Duhaime's Law Dictionary


Increased Costs Definition:

A term of statute of costs which are in excess of party and party costs and which may equal or come close to completely indemnify the successful litigant.

Related Terms: Costs, Double Costs, Special Costs

Costs were not known to the common law; necessarily, then, nor was the notion of increased costs. And so it is, where it exists and is available to the Court as a tool of litigation control, a creature of statute. Jurisdictions which allow costs have mostly evolved to add a further increment of penalty upon losing litigants in some circumstances, especially where that litigant may have, for example, misused the justice system in some regard.

 

In the Canadian province of British Columbia, for example, the tool of increased costs is defined and provided for in the Rules of Court of the Supreme Court. In National Hockey League v. Pepsi-Cola, Justice Wood of the British Columbia Court of Appeal merely paraphrased the relevant rule when he wrote:

"The discretion to award increased costs may be exercised where the court determines that for any reason an award of ordinary costs would lead to an unjust result."

Increased CostsUpon that, the courts have been called upon to further shed light on circumstances in which an application for increased costs might be available to a successful litigant.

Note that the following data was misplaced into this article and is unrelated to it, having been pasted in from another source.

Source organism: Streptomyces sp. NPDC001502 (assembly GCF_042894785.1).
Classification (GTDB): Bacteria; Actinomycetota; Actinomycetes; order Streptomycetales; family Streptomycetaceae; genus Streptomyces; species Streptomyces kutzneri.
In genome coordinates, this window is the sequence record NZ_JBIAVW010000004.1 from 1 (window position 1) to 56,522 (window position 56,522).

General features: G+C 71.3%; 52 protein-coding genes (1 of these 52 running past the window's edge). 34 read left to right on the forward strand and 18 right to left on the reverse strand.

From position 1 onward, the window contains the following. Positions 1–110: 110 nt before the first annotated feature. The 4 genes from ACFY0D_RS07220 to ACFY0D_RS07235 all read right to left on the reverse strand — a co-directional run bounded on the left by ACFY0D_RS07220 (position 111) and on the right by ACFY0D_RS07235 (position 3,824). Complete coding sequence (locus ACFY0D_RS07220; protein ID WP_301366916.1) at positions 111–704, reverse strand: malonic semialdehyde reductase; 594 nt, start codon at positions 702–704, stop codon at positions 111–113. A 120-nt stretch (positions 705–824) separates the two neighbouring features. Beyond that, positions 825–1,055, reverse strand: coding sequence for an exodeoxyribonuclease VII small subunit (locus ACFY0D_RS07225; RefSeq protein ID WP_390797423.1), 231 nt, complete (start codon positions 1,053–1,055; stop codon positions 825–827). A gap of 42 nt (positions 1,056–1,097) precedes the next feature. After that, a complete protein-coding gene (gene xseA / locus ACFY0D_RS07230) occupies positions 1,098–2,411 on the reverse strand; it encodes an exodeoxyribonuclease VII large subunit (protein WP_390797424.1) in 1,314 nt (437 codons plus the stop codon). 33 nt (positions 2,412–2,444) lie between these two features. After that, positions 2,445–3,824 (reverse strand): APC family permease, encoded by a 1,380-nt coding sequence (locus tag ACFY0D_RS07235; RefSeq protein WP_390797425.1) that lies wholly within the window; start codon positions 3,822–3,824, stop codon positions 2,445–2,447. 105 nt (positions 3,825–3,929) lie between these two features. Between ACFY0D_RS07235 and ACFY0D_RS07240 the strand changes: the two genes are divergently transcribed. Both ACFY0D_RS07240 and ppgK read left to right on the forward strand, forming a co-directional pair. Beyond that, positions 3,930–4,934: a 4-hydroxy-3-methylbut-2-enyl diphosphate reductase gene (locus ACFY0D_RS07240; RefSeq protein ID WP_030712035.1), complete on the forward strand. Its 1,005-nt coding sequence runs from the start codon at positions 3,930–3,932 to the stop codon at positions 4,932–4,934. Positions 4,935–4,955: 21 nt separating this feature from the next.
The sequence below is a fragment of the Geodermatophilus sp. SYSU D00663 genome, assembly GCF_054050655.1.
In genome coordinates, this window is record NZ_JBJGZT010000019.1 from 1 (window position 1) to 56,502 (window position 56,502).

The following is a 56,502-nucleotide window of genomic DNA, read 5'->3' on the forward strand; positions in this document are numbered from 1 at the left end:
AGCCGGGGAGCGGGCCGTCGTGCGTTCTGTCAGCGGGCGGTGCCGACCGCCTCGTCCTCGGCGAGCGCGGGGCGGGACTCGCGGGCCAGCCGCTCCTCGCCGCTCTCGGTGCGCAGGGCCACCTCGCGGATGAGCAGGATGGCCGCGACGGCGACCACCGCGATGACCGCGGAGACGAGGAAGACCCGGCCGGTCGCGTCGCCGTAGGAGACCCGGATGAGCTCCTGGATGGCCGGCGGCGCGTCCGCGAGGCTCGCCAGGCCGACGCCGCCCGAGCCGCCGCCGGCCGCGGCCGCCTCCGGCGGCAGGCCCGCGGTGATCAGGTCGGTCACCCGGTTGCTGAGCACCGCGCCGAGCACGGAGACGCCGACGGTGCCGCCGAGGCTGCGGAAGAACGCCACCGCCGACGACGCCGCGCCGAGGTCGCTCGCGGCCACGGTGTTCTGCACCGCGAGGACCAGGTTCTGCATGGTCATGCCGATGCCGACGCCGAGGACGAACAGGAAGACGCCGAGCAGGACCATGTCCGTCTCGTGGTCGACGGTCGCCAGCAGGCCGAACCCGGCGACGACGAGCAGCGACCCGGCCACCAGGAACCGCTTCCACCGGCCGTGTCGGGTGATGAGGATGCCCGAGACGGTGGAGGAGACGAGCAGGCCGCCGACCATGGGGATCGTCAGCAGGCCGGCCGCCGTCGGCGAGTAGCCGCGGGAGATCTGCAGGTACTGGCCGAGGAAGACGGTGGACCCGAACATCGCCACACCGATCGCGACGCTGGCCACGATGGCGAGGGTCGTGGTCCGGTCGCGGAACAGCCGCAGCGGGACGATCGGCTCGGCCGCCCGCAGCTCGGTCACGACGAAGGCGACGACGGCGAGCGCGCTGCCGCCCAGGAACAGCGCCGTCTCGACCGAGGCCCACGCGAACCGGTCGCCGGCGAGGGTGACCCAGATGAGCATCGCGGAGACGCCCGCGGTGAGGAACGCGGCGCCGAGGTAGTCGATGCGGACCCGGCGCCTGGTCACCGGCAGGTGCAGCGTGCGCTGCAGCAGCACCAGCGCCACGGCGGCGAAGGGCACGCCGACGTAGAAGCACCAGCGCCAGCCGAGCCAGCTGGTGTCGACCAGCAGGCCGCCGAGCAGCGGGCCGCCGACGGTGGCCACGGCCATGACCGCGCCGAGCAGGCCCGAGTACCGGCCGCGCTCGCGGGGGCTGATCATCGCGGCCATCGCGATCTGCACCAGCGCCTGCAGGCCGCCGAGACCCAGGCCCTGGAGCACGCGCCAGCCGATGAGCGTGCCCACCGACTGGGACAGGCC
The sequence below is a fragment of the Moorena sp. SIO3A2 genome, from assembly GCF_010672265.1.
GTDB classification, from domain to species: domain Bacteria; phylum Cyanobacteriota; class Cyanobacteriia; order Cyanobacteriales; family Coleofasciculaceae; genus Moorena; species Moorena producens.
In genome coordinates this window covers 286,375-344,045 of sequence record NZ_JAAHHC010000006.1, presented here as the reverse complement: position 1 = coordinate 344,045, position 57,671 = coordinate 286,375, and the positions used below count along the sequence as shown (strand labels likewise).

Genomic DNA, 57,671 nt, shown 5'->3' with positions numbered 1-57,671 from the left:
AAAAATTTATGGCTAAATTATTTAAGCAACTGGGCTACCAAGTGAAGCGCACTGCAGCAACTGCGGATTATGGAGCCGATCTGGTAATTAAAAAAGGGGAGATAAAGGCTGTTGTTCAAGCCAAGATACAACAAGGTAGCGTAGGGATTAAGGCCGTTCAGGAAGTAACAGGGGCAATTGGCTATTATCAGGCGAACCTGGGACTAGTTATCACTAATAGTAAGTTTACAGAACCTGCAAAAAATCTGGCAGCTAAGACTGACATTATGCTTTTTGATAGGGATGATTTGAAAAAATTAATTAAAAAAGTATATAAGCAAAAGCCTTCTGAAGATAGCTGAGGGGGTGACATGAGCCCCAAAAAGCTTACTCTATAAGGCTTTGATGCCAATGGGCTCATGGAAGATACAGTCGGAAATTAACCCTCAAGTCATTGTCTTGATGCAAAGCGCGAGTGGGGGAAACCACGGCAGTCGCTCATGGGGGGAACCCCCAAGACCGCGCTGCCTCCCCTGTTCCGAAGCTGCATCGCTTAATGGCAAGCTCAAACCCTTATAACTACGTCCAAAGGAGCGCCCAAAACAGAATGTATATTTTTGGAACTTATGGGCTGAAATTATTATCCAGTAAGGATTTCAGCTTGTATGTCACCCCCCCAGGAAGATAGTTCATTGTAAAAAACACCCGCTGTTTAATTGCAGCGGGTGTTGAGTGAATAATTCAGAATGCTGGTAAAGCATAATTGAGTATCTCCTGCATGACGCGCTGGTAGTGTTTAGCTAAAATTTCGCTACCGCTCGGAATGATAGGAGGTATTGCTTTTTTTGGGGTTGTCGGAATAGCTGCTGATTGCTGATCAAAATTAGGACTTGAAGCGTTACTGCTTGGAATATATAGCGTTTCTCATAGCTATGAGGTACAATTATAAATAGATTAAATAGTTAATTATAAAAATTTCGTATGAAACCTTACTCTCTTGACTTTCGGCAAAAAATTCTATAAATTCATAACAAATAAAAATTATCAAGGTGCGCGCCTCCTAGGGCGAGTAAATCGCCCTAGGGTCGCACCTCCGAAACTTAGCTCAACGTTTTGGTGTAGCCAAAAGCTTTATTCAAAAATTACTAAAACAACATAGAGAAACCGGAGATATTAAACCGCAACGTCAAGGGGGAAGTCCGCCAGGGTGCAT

In Edgar v Freedman, Madam Justice Rowles of the British Columbia Court of Appeal wrote, at ¶79:

"My impression is that a quite significant disparity must be found to trigger an order for increased costs and even then, such an order is by no means likely to be made as of course or automatically. Usually, there must be found special importance, difficulties or complication associated with the litigation or ... conduct of a litigant which the court finds deserving of a penalty in added costs."

In Neudorf, Justice Cohen of the British Columbia Supreme Court wrote, at ¶9:

"Special costs, formerly referred to as solicitor-client costs, may be appropriately awarded when there is some reprehensible conduct in the proceedings that makes such costs desirable as a form of chastisement. Increased costs will only be awarded if there is some unusual feature in the case or misconduct in addition to a significant disparity between ordinary and special costs which justifies greater indemnity than provided by ordinary costs."

In Rieta, Justice Donald wrote, at ¶49-50:

"[I]ncreased costs are primarily concerned with providing a just indemnity to the successful party; whereas double costs are a form of penalty against the party who did not accept an offer to settle. The objectives and philosophy behind the two are different....

Increased costs will only be awarded if there is some unusual feature in the case or misconduct which justifies greater indemnity than provided by ordinary costs."

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